# Does SAT always have short analytic proofs?

By analytic proof, I mean mainly resolution and also other valid syntactical manipulations of the set of clauses, old and new. So this is a search over problem space rather than solution space. The question is:

Is there a family of instances of SAT that doesn't have polynomial-size analytic proofs of their satisfiabilities?

If all families have short analytic proofs, then if we can find them in short time, that means P = NP. But even if there aren't always, there still may be other means to solve SAT in polynomial-time. So this is only one way to attack P vs. NP. But it's curious to know on its own.

• I guess this is open problem since there is no known polynomial way to show that SAT instance is unsatisfiable. Otherwise we'd have NP = coNP proof. But opposite also is unknown as we don't know if NP != coNP. Though, SAT may require exponentially long resolution proof. – rus9384 Mar 12 '18 at 11:20
• @rus9384: You are right: I am asking whether NP = coNP. It's not as hard as P vs. NP, but I didn't realize I was working on an open problem. I thought it was easy. – Zirui Wang Mar 12 '18 at 13:11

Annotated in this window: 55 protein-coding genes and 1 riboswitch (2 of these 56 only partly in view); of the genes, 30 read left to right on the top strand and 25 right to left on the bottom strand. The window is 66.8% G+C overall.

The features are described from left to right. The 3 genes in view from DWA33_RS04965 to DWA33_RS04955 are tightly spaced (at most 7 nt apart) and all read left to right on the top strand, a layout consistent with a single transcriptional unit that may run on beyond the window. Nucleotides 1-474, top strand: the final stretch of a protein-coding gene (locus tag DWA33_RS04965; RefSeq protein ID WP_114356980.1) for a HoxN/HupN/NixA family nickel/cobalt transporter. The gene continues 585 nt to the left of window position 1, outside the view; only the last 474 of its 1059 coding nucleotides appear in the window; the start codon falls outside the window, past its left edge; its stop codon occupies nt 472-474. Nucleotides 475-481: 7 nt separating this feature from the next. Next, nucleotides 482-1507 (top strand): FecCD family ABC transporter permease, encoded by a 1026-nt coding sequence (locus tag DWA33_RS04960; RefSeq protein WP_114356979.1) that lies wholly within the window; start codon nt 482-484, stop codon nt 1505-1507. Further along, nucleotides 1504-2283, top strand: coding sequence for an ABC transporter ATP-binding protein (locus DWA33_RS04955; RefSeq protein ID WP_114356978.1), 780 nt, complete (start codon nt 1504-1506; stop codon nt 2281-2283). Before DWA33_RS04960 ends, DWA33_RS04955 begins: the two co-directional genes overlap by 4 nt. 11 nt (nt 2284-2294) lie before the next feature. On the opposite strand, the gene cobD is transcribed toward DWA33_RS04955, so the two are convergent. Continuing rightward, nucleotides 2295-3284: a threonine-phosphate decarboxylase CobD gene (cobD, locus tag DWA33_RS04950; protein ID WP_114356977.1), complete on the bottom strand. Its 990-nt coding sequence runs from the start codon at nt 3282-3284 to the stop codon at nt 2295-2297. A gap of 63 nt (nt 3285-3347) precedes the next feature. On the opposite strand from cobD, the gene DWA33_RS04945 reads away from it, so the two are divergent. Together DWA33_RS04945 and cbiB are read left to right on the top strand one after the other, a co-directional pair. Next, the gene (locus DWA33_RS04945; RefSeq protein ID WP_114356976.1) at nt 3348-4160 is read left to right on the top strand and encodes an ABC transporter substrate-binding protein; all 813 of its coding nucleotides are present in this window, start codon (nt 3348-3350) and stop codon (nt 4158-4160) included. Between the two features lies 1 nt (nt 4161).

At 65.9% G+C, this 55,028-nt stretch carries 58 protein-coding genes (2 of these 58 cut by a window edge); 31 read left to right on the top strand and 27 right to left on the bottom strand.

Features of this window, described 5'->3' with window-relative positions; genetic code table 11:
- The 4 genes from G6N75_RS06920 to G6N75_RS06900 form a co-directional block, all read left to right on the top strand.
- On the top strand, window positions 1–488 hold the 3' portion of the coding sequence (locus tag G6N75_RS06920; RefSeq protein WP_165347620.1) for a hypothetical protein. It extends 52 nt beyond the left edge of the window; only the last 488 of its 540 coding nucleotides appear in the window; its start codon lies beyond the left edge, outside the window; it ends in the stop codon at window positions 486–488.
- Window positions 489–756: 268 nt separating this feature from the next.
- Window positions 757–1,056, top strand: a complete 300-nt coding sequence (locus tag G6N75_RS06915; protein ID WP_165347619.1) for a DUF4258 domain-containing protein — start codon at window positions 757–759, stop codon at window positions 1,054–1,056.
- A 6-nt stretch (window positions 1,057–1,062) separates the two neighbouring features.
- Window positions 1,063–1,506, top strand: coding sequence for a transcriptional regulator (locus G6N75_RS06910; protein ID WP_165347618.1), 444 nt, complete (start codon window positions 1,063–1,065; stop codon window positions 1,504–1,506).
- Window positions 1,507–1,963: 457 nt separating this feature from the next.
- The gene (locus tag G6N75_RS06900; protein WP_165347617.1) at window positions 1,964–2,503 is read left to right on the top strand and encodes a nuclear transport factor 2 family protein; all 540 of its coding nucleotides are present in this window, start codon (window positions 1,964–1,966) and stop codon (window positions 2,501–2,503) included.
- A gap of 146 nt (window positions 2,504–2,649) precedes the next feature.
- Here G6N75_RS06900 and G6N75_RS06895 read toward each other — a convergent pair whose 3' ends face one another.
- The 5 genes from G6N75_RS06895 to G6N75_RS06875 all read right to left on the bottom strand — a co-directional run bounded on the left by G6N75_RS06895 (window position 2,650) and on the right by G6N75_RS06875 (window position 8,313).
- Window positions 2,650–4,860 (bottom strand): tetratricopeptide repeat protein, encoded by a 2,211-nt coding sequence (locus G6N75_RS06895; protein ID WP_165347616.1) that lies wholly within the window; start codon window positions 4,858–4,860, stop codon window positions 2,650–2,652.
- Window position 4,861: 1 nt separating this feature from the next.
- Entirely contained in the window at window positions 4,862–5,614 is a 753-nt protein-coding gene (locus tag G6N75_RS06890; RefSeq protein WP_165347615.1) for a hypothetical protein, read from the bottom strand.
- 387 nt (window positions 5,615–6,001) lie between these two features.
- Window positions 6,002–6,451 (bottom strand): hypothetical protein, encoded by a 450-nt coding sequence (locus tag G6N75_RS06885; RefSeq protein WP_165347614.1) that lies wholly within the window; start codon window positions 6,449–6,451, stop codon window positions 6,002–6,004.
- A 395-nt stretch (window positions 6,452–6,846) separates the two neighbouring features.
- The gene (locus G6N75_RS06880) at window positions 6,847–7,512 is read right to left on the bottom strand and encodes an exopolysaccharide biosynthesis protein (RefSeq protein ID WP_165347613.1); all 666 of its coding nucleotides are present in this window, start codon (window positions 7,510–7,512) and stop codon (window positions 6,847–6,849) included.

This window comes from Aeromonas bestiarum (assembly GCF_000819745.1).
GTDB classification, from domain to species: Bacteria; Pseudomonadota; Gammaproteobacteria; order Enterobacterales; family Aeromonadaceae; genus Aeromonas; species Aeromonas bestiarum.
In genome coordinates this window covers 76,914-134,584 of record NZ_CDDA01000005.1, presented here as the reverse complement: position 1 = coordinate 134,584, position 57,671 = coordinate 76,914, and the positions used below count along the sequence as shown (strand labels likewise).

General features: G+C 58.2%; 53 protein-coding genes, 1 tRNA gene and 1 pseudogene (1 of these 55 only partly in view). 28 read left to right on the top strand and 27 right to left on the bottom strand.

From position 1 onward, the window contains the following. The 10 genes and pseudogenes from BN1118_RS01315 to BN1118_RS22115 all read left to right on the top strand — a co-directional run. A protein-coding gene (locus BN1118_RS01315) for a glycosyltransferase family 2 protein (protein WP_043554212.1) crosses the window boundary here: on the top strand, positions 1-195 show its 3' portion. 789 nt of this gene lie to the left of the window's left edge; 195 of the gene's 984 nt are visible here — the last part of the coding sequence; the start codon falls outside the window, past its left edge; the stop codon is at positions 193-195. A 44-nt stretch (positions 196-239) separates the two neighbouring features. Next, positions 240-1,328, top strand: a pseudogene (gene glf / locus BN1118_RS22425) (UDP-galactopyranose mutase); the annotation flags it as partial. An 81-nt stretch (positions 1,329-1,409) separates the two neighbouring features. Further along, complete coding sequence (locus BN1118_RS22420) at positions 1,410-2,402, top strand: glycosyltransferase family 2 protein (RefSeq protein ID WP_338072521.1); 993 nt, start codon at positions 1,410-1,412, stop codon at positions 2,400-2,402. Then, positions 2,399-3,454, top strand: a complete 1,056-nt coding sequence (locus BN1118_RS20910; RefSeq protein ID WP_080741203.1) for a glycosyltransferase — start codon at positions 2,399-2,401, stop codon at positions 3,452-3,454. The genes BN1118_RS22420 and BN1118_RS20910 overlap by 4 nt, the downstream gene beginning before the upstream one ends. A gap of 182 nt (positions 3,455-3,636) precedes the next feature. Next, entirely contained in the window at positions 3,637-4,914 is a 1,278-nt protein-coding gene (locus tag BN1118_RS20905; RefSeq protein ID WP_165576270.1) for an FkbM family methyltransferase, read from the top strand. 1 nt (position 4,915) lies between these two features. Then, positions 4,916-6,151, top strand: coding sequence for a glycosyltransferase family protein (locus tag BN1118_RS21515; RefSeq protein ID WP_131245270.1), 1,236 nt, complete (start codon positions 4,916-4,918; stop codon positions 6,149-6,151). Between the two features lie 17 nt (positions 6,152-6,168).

• I suggest reading some lecture notes on proof complexity, for example csc.kth.se/~jakobn/teaching/proofcplx11. The pigeonhole principle requires exponentially long Resolution refutations. – Yuval Filmus Mar 12 '18 at 13:44
• The answer might depend on exactly what you mean by "analytic proof". You never define that; you say "resolution and other syntactic manipulations", but you don't define which other manipulations you're willing to allow. The answer might depend on what other manipulations are allowed. Also, it's not clear whether you are asking only about proof of satisfiability (in which case a short such proof always exists) or also about proof of unsatisfiability (which is the interesting case). – D.W. Mar 12 '18 at 19:24
• That doesn't change the fact that it's not possible to "include every possible rule". There are infinitely many schemes of rules. For any scheme of rules you might imagine, I can imagine another rule not in the scheme (and indeed, another scheme not in the scheme). – D.W. Mar 19 '18 at 4:16

It is known that proofs of the unsatisfiability of pigeonhole problems must be at least length $2^{n^\epsilon}$ when the resolution proof system is used. $\epsilon$ depends on the difference between the number of pigeons and the number of holes, but $\epsilon > 0$ always.